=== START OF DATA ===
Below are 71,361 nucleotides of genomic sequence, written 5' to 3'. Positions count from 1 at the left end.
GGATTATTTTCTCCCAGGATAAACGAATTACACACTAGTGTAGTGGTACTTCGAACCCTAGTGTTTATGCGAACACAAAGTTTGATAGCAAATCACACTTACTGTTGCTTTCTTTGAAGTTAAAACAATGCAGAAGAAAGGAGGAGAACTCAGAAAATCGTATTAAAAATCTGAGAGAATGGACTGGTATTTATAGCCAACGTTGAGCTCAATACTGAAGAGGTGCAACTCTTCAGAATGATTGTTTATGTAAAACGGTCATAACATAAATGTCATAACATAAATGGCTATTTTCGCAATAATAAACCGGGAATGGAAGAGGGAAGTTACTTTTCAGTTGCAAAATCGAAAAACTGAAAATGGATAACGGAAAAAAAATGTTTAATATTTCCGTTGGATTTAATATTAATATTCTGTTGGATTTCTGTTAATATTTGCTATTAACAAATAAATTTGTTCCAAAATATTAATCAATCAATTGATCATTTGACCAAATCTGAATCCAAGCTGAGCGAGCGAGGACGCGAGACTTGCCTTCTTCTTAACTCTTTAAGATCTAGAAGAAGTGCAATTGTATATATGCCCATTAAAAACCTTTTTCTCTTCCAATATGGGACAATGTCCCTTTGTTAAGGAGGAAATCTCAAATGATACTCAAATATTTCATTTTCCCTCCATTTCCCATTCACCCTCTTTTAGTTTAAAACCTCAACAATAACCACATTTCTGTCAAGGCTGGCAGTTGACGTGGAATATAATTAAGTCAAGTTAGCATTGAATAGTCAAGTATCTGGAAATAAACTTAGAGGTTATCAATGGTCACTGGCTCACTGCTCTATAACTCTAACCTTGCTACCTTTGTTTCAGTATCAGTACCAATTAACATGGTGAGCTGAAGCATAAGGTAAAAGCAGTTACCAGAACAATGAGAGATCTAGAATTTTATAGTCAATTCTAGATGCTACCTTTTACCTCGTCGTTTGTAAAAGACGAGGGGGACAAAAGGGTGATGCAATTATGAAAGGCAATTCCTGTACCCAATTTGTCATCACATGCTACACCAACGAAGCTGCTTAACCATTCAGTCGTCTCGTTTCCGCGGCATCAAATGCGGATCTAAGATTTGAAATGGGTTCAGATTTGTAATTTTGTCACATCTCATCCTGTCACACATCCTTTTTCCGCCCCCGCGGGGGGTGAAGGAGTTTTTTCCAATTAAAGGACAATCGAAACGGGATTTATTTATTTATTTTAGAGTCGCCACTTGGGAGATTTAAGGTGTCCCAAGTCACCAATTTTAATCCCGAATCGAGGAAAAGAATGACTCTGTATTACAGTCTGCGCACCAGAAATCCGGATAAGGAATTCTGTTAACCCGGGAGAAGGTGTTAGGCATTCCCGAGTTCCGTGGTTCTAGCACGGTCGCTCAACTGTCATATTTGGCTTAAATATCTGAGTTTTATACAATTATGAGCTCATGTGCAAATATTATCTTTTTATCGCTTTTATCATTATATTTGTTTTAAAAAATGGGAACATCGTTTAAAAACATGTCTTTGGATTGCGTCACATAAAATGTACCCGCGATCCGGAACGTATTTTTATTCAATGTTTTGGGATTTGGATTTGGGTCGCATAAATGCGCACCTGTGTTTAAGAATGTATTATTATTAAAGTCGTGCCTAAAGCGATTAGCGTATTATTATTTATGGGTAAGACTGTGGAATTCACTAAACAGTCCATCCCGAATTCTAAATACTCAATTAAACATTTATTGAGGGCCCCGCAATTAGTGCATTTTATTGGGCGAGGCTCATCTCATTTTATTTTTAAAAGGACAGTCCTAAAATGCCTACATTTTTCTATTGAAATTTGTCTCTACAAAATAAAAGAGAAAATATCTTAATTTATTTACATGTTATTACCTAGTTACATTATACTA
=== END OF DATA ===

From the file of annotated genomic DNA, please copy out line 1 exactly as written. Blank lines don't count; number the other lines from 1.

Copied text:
Below are 71,361 nucleotides of genomic sequence, written 5' to 3'. Positions count from 1 at the left end.